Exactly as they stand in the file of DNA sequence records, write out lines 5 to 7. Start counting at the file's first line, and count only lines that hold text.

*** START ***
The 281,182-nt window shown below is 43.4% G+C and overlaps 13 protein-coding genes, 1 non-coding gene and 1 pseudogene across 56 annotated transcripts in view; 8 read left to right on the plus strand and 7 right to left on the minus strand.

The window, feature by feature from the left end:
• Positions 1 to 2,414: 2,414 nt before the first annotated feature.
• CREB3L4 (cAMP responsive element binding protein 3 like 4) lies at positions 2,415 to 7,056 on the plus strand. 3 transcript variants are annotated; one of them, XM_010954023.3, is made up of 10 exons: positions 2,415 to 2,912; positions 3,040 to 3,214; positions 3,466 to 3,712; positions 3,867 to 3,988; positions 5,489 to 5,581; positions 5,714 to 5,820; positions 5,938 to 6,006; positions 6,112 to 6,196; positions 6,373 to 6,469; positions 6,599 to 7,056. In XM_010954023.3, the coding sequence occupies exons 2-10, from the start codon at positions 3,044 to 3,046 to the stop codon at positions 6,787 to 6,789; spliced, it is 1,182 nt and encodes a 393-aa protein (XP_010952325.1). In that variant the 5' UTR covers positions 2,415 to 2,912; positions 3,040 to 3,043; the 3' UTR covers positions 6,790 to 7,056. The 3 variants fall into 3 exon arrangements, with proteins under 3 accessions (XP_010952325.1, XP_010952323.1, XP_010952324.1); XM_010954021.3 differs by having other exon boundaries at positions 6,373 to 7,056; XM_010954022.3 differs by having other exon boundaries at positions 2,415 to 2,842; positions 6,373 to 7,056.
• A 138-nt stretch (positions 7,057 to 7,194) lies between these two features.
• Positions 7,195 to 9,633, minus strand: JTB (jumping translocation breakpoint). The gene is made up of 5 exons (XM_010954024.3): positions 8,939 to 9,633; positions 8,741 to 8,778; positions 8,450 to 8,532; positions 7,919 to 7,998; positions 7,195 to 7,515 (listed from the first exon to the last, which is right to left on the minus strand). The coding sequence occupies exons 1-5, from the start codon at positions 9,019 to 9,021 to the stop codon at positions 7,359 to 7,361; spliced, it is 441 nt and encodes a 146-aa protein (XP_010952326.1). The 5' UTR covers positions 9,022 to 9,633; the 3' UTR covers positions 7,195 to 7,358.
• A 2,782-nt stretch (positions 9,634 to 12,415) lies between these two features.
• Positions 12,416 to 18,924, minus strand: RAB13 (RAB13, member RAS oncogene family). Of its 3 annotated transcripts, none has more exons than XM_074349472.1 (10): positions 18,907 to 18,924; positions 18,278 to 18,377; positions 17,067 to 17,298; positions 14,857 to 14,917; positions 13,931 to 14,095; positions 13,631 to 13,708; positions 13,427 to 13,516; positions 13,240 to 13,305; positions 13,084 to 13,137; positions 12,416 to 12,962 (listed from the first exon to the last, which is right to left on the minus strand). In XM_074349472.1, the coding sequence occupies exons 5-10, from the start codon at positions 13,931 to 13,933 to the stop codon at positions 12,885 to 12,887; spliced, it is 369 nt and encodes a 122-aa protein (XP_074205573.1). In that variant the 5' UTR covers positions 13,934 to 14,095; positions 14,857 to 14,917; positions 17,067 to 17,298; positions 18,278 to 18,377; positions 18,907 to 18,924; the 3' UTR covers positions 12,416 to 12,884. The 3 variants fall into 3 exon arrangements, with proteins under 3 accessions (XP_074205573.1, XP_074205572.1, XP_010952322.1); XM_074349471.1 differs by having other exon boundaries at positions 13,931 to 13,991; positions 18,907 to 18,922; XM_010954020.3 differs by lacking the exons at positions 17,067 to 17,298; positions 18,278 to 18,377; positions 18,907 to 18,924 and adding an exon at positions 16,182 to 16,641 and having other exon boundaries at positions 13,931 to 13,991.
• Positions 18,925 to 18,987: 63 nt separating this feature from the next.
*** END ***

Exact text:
• A 138-nt stretch (positions 7,057 to 7,194) lies between these two features.
• Positions 7,195 to 9,633, minus strand: JTB (jumping translocation breakpoint). The gene is made up of 5 exons (XM_010954024.3): positions 8,939 to 9,633; positions 8,741 to 8,778; positions 8,450 to 8,532; positions 7,919 to 7,998; positions 7,195 to 7,515 (listed from the first exon to the last, which is right to left on the minus strand). The coding sequence occupies exons 1-5, from the start codon at positions 9,019 to 9,021 to the stop codon at positions 7,359 to 7,361; spliced, it is 441 nt and encodes a 146-aa protein (XP_010952326.1). The 5' UTR covers positions 9,022 to 9,633; the 3' UTR covers positions 7,195 to 7,358.
• A 2,782-nt stretch (positions 9,634 to 12,415) lies between these two features.